Kevin Hart Rules Out Hosting the Oscars

Kevin Hart shut the door on hosting the Oscars in an interview on “Good Morning America” on Wednesday.

“I’m not hosting the Oscars this year,” Hart told Michael Strahan, one of the morning show’s hosts, citing the lack of preparation time for the Feb. 24 ceremony and the shoot schedule for his next film, a sequel to “Jumanji: Welcome to the Jungle.”

He added: “If I do something, I want to be able to give it my all and make sure that the production is a great representation of me and my talent. I can’t do that right now.”

Talk of Hart’s being reinstated as host of the Academy Awards was ignited after he made an appearance on Ellen DeGeneres’s talk show last week. DeGeneres implored him to reconsider his withdrawal and said that she had called someone at the Academy of Motion Picture Arts and Sciences to vouch for him. It is unclear whom she spoke to and the Academy never confirmed the call. At the time, Hart said he was re-evaluating the decision to withdraw as host.

He stepped down from his role last month, shortly after getting the job, when several comments that were deemed homophobic had resurfaced from his past. These included posts on Twitter and a joke on a stand-up special.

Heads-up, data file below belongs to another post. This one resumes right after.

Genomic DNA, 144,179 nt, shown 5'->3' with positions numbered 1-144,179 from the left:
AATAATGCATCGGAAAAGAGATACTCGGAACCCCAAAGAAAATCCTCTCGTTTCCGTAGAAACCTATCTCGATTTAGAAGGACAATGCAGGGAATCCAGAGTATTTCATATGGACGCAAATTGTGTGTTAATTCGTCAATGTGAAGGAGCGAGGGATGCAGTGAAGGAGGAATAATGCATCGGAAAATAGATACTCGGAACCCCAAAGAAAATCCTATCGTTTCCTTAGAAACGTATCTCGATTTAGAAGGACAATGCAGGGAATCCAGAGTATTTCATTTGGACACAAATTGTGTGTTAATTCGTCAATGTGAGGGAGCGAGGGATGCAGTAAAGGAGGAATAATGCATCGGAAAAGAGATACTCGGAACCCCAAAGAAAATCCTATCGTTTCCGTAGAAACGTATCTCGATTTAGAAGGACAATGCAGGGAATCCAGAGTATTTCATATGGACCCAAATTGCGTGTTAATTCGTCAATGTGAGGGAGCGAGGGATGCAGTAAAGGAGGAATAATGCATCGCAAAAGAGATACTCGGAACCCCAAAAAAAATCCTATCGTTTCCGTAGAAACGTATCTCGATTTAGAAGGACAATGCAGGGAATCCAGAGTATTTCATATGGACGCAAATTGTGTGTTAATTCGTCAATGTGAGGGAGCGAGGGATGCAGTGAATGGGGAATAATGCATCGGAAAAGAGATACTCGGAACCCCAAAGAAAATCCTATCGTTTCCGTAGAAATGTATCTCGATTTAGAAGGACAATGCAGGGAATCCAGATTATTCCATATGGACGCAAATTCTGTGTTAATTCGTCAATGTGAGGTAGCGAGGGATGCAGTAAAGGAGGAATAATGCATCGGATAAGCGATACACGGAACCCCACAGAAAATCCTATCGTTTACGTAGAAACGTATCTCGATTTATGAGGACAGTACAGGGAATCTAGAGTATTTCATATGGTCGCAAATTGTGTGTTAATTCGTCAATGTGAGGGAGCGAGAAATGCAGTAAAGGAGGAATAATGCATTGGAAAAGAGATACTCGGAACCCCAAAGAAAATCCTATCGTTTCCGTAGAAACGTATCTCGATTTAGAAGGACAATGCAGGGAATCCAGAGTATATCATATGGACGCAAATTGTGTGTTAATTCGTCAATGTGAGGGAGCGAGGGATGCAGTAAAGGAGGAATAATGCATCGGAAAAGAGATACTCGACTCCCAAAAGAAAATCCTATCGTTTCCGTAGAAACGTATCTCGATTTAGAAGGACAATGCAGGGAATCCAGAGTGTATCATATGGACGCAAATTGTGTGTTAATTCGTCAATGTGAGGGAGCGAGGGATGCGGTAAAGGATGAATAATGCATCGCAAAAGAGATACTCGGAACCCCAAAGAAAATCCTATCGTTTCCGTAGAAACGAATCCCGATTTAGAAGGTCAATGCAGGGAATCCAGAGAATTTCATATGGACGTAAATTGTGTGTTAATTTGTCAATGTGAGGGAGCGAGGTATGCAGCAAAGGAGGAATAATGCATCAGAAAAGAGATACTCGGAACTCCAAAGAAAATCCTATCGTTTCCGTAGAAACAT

On Monday, Hart issued his most direct apology about the material to date, on his SiriusXM radio show.

“Once again, Kevin Hart apologizes for his remarks that hurt members of the L.G.B.T.Q. community; I apologize,” Hart said. Previously, he had been criticized for saying he had apologized for his past comments, when his addressing of the material was limited.

The “Good Morning America” appearance, Hart’s first live interview about the Oscars, was tense.

And Hart was speaking as a Variety report came out saying that the Oscars would go on without a host, citing anonymous sources knowledgeable about the planning.

Hart seemed frustrated about having to address the controversy while promoting his movie “The Upside,” which is being released Friday.

When Strahan pressed Hart on how his beliefs on homosexuality had changed, what he had learned from this experience and what message he had for children, Hart dodged the questions. He answered several times with some variation of “I’m done with it” or “I’m over it.”

And he said he would no longer address the controversy.

“There’s no more conversation about it; I’m literally — I’m over that,” Hart said. “I’m over the moment and I’m about today, so if it’s accepted, great. If it’s not, it’s nothing I can control. Some things are left out of your hands so I’m done with it. I’m over it. That’s where I personally am.”

At one point, Strahan said, “So not to put words in your mouth, you’re trying to say that you’ve apologized and people should accept the way in which you’ve done it.”

Hart responded, “Here’s what I’m trying to say: I’m over it.”

This got an awkward laugh from the studio audience. Hart told Strahan that if members of the public were still angry at him, the problem was with them.

“I put out good energy,” Hart said. “I inspire. I motivate. I’m a good person. I love to love. If you don’t see that, then it means there’s a problem with you.”

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